Religious leaders from the KAICIID-supported Interreligious Platform for Dialogue and Cooperation in the Arab Region (IPDC) as well as several KAICIID Fellows have issued a series of statements highlighting the role of religious leaders and institutions in response to COVID-19. The articles tackle topics such as the social impact of the pandemic, how to reduce its spread, as well as outline subsequent humanitarian responsibilities arising from the disease.
The IPDC, which is the first interreligious platform to advocate for the rights and inclusion of all communities in the Arab World, brings together some of the most senior Muslim and Christian leaders in the region to address community challenges.
In the first days of the pandemic, platform leaders called for multi-religious cooperation in the Arab world based on the “values of collaboration, brotherhood, and solidarity in their societies, stressing the importance of rising above any disagreements and standing shoulder to shoulder regardless of different religious, cultural and ethnic affiliations, in order to overcome this critical period.”
Following their initial call, through eleven articles, IPDC members and Fellows from the Arab Region provided different perspectives and recommendations for how to effectively deal with the global pandemic. Their editorial pieces further emphasise the idea of human solidarity and the crucial role that religious leaders and institutions play.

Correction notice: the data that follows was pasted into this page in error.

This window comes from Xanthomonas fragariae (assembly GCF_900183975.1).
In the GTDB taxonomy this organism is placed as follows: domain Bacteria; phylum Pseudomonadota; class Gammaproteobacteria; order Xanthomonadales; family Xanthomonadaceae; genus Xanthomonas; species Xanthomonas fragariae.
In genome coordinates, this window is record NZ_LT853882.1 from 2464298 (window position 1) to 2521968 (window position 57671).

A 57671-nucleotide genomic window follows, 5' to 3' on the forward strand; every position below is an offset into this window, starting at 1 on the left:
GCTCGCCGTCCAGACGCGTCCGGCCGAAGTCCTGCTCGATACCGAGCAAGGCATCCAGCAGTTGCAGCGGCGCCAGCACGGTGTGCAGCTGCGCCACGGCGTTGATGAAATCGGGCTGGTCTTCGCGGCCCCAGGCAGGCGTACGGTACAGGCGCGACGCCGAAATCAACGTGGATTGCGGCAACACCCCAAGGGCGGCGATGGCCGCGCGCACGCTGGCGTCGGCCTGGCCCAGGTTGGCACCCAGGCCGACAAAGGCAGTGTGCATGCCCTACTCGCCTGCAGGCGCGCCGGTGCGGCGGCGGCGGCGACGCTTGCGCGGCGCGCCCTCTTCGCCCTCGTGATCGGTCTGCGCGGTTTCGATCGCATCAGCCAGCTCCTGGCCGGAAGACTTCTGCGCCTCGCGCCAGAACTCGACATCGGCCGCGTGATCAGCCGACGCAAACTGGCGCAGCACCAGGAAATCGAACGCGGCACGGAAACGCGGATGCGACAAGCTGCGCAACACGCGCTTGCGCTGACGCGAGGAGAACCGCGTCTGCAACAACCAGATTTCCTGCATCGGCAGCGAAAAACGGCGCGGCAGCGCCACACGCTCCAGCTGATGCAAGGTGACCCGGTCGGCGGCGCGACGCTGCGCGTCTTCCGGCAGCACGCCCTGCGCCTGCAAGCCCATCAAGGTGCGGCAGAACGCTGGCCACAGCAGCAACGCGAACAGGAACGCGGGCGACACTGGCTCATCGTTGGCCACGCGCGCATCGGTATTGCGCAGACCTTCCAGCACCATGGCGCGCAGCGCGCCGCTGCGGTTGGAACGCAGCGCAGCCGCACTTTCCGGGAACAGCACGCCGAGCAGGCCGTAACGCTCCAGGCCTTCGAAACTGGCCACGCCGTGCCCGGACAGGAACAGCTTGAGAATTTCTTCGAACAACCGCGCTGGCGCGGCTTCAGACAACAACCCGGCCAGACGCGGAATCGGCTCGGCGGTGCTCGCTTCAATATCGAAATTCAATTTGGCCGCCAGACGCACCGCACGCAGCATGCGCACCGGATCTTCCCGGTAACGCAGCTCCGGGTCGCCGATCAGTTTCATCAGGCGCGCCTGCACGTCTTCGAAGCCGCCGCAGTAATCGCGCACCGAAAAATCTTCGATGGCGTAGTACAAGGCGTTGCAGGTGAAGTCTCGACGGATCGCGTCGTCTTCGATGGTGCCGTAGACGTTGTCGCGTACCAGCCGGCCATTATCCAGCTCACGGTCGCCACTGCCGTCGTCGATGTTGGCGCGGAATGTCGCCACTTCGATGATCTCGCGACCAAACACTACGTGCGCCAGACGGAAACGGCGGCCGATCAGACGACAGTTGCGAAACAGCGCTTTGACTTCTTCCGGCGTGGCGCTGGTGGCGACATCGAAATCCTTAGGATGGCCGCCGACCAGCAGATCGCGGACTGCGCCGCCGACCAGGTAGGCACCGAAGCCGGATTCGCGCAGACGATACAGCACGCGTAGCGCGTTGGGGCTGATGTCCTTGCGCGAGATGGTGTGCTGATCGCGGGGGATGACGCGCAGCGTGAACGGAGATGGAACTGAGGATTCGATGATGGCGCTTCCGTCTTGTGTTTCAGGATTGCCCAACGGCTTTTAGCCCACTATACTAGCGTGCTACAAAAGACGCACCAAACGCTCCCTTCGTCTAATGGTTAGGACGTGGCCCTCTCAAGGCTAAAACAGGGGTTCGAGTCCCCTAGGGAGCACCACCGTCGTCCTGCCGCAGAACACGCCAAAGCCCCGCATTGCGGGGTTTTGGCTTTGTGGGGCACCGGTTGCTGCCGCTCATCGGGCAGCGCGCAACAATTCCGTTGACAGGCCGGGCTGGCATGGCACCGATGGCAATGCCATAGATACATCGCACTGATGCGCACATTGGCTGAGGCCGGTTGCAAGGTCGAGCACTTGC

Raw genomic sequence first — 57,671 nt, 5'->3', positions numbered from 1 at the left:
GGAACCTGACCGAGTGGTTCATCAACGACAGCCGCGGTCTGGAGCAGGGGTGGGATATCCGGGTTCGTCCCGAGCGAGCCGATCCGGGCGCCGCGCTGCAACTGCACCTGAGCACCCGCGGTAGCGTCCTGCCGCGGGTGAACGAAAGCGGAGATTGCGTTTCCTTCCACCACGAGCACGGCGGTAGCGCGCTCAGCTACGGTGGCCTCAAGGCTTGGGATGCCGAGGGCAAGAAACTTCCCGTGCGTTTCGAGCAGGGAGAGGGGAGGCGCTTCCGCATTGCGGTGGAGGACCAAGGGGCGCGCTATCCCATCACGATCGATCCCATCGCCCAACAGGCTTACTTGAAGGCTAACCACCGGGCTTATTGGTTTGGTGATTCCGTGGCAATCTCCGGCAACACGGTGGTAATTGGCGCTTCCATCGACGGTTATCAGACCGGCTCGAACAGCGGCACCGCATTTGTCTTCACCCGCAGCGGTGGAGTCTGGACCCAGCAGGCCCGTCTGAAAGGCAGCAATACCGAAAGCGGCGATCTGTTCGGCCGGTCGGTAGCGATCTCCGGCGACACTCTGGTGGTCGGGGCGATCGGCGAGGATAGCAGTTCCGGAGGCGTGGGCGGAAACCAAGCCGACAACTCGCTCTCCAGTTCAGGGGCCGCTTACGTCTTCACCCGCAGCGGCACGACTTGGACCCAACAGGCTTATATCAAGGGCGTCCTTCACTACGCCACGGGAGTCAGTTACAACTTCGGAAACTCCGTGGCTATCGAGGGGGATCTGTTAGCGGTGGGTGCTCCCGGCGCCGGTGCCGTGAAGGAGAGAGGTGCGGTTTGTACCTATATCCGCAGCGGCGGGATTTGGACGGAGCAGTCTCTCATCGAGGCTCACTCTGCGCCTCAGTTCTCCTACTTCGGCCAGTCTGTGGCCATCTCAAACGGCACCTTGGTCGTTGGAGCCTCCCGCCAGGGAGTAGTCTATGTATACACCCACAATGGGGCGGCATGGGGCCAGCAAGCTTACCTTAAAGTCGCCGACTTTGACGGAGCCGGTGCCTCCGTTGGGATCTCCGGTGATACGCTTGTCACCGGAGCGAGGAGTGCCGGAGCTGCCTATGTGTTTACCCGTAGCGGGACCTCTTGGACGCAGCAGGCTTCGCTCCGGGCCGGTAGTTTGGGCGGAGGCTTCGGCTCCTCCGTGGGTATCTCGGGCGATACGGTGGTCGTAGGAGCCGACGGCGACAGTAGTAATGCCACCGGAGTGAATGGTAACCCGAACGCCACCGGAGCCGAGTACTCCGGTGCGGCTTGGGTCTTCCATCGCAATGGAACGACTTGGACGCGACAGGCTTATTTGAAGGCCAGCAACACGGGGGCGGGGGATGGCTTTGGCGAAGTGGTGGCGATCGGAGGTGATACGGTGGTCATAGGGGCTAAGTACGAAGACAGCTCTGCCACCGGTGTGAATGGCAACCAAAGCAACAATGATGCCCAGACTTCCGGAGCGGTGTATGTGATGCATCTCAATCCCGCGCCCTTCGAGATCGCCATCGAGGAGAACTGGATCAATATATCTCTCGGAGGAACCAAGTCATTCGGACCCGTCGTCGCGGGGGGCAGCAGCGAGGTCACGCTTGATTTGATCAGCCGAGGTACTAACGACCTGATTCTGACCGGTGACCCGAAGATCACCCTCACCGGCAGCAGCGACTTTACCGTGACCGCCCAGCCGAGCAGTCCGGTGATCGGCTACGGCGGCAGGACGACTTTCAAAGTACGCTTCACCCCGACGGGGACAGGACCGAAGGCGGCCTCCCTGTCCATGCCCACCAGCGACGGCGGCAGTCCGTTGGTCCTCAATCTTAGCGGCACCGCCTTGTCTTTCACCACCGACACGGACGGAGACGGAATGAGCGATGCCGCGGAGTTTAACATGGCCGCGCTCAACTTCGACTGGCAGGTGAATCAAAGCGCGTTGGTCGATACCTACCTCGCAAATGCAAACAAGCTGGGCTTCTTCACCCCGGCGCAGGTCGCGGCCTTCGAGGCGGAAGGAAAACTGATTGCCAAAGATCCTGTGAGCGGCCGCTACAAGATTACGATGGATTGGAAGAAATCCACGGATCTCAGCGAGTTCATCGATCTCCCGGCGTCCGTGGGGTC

Below, we share excerpts of their recommendations, as part of KAICIID’s online campaign #ReligionsRespond.
“It is critical that wise leaders of different religions and sects in all communities highlight the importance of supporting local, regional and international decisions and measures aimed at limiting the spread of COVID-19. In light of the trust and respect granted to them, they should also encourage their followers to adhere to all guidelines and advice issued by the medical and administrative authorities in their countries, while also promoting human solidarity by helping the needy.”
– Masroor Aswad, Member of the Iraqi High Commission for Human Rights, Iraq
“For religious leaders to successfully manage this crisis, they should above all break the old distorted image which depicts them as a theological body racing to provide religious interpretations of pandemics which are only related to divine punishment and torture, instead of using religious texts in order to address collective consciousness (Mind of Community) and rationalise people’s emotions.”
– Fairouz Bibi, KAICIID Fellow, Algeria
“The most important message that religious leaders should deliver to the world in the midst of the COVID-19 pandemic is a message from religion which is full of wisdom and philosophy, reminding us that the source of humanity is one and their destiny is one.”
– Dr. Mostafa Boujemaa, Professor of Comparative Religions, Abdelmalek Al Saadi University, Morocco
“In the future, we should have an established network for religious leaders to address global disasters that meets when a humanitarian crisis breaks out. They could coordinate with each other, develop urgent solutions and strategies and direct their followers on proper religious guidelines and teachings in line with each crisis.”